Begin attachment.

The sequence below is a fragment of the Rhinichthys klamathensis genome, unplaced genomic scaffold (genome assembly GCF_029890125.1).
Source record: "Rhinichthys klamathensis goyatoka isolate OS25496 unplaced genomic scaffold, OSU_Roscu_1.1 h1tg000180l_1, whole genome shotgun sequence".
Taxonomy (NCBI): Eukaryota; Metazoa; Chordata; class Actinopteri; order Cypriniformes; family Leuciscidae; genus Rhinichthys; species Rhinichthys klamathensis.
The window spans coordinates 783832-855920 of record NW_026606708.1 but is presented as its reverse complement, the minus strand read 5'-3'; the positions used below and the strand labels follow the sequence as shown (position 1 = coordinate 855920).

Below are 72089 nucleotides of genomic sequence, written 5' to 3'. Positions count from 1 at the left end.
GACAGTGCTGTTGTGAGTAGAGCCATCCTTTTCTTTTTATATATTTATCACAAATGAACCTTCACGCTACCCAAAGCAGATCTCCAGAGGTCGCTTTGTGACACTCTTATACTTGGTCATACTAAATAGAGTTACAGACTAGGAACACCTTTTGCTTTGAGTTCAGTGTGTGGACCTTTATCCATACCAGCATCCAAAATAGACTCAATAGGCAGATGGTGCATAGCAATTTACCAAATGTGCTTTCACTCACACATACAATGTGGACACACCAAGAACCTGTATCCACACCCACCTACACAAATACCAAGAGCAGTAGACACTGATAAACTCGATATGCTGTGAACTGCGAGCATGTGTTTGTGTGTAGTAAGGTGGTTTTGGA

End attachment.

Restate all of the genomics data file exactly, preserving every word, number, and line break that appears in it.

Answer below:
The sequence below is a fragment of the Rhinichthys klamathensis genome, unplaced genomic scaffold (genome assembly GCF_029890125.1).
Source record: "Rhinichthys klamathensis goyatoka isolate OS25496 unplaced genomic scaffold, OSU_Roscu_1.1 h1tg000180l_1, whole genome shotgun sequence".
Taxonomy (NCBI): Eukaryota; Metazoa; Chordata; class Actinopteri; order Cypriniformes; family Leuciscidae; genus Rhinichthys; species Rhinichthys klamathensis.
The window spans coordinates 783832-855920 of record NW_026606708.1 but is presented as its reverse complement, the minus strand read 5'-3'; the positions used below and the strand labels follow the sequence as shown (position 1 = coordinate 855920).

Below are 72089 nucleotides of genomic sequence, written 5' to 3'. Positions count from 1 at the left end.
GACAGTGCTGTTGTGAGTAGAGCCATCCTTTTCTTTTTATATATTTATCACAAATGAACCTTCACGCTACCCAAAGCAGATCTCCAGAGGTCGCTTTGTGACACTCTTATACTTGGTCATACTAAATAGAGTTACAGACTAGGAACACCTTTTGCTTTGAGTTCAGTGTGTGGACCTTTATCCATACCAGCATCCAAAATAGACTCAATAGGCAGATGGTGCATAGCAATTTACCAAATGTGCTTTCACTCACACATACAATGTGGACACACCAAGAACCTGTATCCACACCCACCTACACAAATACCAAGAGCAGTAGACACTGATAAACTCGATATGCTGTGAACTGCGAGCATGTGTTTGTGTGTAGTAAGGTGGTTTTGGA